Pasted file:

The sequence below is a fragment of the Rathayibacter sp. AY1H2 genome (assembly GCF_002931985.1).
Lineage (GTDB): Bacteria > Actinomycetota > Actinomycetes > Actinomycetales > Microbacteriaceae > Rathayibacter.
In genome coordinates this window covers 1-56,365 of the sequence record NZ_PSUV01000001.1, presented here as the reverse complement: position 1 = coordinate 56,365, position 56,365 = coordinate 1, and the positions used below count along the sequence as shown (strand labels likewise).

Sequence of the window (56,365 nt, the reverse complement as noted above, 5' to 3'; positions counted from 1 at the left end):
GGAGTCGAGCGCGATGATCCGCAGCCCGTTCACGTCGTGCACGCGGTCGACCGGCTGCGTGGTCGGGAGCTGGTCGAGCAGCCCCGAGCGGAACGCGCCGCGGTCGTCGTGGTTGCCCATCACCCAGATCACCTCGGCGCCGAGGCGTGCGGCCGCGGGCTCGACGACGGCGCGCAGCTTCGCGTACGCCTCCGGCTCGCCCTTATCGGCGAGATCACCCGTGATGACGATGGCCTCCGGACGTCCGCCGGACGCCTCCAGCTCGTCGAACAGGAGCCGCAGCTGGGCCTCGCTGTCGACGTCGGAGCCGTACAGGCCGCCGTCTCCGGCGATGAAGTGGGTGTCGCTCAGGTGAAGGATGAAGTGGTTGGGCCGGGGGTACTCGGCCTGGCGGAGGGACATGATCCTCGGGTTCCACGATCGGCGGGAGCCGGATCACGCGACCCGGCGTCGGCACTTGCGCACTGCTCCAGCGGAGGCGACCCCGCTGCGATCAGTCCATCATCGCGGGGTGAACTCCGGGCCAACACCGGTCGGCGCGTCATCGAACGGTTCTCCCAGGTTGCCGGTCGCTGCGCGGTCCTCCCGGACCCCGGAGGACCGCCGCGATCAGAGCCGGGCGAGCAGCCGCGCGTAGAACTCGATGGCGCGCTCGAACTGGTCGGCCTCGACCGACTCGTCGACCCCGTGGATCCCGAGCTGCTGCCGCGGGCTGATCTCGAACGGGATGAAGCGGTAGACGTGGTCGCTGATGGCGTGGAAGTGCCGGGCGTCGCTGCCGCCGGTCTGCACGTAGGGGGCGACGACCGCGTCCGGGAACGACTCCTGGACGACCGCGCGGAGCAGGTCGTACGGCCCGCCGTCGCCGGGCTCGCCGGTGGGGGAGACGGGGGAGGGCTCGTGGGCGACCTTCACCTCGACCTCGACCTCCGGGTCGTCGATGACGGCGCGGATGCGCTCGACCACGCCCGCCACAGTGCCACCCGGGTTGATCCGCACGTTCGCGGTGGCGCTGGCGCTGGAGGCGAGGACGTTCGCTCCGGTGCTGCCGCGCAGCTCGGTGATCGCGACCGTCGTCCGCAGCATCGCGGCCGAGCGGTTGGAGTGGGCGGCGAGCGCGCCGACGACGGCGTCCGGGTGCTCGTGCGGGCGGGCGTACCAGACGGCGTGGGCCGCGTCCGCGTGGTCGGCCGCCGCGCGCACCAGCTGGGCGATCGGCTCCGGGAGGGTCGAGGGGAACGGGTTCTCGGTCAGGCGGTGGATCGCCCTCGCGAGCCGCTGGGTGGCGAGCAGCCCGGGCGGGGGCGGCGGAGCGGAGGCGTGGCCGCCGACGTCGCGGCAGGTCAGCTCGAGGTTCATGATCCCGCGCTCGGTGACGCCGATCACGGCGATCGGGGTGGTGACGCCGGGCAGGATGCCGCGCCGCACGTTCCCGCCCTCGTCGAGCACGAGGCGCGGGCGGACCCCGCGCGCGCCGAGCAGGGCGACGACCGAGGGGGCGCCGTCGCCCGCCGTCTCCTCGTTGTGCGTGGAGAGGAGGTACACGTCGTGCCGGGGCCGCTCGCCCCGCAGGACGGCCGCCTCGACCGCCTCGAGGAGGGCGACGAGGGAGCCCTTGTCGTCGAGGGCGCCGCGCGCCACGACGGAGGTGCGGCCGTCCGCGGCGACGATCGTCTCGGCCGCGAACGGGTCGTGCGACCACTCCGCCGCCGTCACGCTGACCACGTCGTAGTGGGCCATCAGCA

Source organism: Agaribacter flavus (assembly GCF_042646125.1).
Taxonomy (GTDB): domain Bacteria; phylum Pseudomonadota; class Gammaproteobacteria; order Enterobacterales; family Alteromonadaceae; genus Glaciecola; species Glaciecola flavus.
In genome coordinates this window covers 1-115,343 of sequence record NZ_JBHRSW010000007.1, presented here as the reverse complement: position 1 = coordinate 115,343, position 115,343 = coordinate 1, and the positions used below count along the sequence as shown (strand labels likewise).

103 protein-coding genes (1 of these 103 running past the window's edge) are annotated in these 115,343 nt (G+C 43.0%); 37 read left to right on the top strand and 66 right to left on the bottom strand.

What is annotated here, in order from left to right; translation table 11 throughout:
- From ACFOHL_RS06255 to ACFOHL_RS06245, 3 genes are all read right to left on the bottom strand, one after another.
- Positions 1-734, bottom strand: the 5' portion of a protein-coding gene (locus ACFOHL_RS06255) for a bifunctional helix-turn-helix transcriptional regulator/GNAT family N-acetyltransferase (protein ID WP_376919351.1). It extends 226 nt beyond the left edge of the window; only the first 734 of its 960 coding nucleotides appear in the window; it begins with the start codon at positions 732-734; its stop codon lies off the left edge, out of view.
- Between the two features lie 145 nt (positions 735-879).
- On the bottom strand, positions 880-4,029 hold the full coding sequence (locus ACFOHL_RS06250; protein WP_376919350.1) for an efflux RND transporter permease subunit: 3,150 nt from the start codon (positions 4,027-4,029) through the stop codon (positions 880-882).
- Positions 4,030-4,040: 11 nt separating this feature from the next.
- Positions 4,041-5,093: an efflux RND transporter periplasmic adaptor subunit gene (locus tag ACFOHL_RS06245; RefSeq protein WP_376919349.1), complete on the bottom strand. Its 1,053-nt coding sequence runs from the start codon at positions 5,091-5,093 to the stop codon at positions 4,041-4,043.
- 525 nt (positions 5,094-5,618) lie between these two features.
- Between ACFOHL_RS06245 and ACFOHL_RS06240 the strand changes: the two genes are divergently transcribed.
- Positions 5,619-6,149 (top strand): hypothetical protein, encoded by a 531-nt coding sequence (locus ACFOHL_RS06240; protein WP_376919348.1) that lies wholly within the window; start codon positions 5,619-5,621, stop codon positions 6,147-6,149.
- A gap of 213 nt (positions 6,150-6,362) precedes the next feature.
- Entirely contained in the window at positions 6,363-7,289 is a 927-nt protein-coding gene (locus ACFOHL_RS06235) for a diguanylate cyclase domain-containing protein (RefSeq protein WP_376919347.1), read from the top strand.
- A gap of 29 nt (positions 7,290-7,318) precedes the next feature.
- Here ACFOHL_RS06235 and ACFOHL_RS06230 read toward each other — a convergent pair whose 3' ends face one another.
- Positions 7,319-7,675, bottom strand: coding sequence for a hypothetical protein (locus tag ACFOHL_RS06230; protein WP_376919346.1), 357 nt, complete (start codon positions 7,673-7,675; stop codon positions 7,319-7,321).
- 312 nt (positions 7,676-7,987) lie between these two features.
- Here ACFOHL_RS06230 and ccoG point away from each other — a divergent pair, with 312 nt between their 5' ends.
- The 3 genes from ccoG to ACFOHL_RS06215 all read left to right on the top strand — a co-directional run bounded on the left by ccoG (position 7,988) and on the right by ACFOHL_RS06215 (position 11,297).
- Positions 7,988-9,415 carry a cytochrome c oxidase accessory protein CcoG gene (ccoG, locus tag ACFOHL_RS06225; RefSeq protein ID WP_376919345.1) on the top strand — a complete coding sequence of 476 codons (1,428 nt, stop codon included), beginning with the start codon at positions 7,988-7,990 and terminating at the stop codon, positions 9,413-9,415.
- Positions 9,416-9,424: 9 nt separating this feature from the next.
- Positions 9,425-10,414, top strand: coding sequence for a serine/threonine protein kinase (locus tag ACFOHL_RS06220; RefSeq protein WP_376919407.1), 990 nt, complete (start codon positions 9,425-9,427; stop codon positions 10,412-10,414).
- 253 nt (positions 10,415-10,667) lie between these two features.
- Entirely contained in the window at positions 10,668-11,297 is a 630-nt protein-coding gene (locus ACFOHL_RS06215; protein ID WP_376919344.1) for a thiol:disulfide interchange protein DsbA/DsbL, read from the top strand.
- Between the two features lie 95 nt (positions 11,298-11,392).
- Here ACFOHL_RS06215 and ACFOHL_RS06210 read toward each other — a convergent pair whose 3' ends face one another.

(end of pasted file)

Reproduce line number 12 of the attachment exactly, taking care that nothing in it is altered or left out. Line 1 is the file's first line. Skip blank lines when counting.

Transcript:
- Positions 1-734, bottom strand: the 5' portion of a protein-coding gene (locus ACFOHL_RS06255) for a bifunctional helix-turn-helix transcriptional regulator/GNAT family N-acetyltransferase (protein ID WP_376919351.1). It extends 226 nt beyond the left edge of the window; only the first 734 of its 960 coding nucleotides appear in the window; it begins with the start codon at positions 732-734; its stop codon lies off the left edge, out of view.